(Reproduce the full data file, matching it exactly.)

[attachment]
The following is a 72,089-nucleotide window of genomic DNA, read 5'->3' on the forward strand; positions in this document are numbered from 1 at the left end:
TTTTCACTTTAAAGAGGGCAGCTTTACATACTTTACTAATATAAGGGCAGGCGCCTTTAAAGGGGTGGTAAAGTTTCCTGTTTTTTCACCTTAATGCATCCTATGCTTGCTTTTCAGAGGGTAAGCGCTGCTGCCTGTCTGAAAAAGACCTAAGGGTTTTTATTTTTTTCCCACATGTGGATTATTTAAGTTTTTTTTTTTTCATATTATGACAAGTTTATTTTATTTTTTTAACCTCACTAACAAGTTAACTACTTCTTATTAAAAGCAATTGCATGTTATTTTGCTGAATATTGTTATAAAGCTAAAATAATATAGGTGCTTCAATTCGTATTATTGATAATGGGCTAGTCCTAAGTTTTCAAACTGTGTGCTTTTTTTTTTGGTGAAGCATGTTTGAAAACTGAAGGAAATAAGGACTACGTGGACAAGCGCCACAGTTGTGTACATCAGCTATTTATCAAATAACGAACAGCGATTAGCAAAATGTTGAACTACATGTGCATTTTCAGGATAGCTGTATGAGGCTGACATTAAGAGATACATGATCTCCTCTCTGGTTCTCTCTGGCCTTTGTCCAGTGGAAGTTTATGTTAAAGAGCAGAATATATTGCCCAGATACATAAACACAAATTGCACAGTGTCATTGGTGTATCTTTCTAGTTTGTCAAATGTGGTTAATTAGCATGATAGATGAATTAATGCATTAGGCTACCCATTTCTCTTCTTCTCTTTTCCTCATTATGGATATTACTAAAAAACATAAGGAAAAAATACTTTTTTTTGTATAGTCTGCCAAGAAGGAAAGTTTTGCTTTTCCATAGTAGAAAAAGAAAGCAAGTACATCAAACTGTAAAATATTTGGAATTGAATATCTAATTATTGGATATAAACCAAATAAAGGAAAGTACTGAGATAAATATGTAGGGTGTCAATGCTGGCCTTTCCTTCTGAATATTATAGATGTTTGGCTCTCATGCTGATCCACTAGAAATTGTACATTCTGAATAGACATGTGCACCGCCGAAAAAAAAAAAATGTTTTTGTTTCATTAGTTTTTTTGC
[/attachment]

The following is a 72,089-nucleotide window of genomic DNA, read 5'->3' on the forward strand; positions in this document are numbered from 1 at the left end:
TTTTCACTTTAAAGAGGGCAGCTTTACATACTTTACTAATATAAGGGCAGGCGCCTTTAAAGGGGTGGTAAAGTTTCCTGTTTTTTCACCTTAATGCATCCTATGCTTGCTTTTCAGAGGGTAAGCGCTGCTGCCTGTCTGAAAAAGACCTAAGGGTTTTTATTTTTTTCCCACATGTGGATTATTTAAGTTTTTTTTTTTTCATATTATGACAAGTTTATTTTATTTTTTTAACCTCACTAACAAGTTAACTACTTCTTATTAAAAGCAATTGCATGTTATTTTGCTGAATATTGTTATAAAGCTAAAATAATATAGGTGCTTCAATTCGTATTATTGATAATGGGCTAGTCCTAAGTTTTCAAACTGTGTGCTTTTTTTTTTGGTGAAGCATGTTTGAAAACTGAAGGAAATAAGGACTACGTGGACAAGCGCCACAGTTGTGTACATCAGCTATTTATCAAATAACGAACAGCGATTAGCAAAATGTTGAACTACATGTGCATTTTCAGGATAGCTGTATGAGGCTGACATTAAGAGATACATGATCTCCTCTCTGGTTCTCTCTGGCCTTTGTCCAGTGGAAGTTTATGTTAAAGAGCAGAATATATTGCCCAGATACATAAACACAAATTGCACAGTGTCATTGGTGTATCTTTCTAGTTTGTCAAATGTGGTTAATTAGCATGATAGATGAATTAATGCATTAGGCTACCCATTTCTCTTCTTCTCTTTTCCTCATTATGGATATTACTAAAAAACATAAGGAAAAAATACTTTTTTTTGTATAGTCTGCCAAGAAGGAAAGTTTTGCTTTTCCATAGTAGAAAAAGAAAGCAAGTACATCAAACTGTAAAATATTTGGAATTGAATATCTAATTATTGGATATAAACCAAATAAAGGAAAGTACTGAGATAAATATGTAGGGTGTCAATGCTGGCCTTTCCTTCTGAATATTATAGATGTTTGGCTCTCATGCTGATCCACTAGAAATTGTACATTCTGAATAGACATGTGCACCGCCGAAAAAAAAAAAATGTTTTTGTTTCATTAGTTTTTTTGC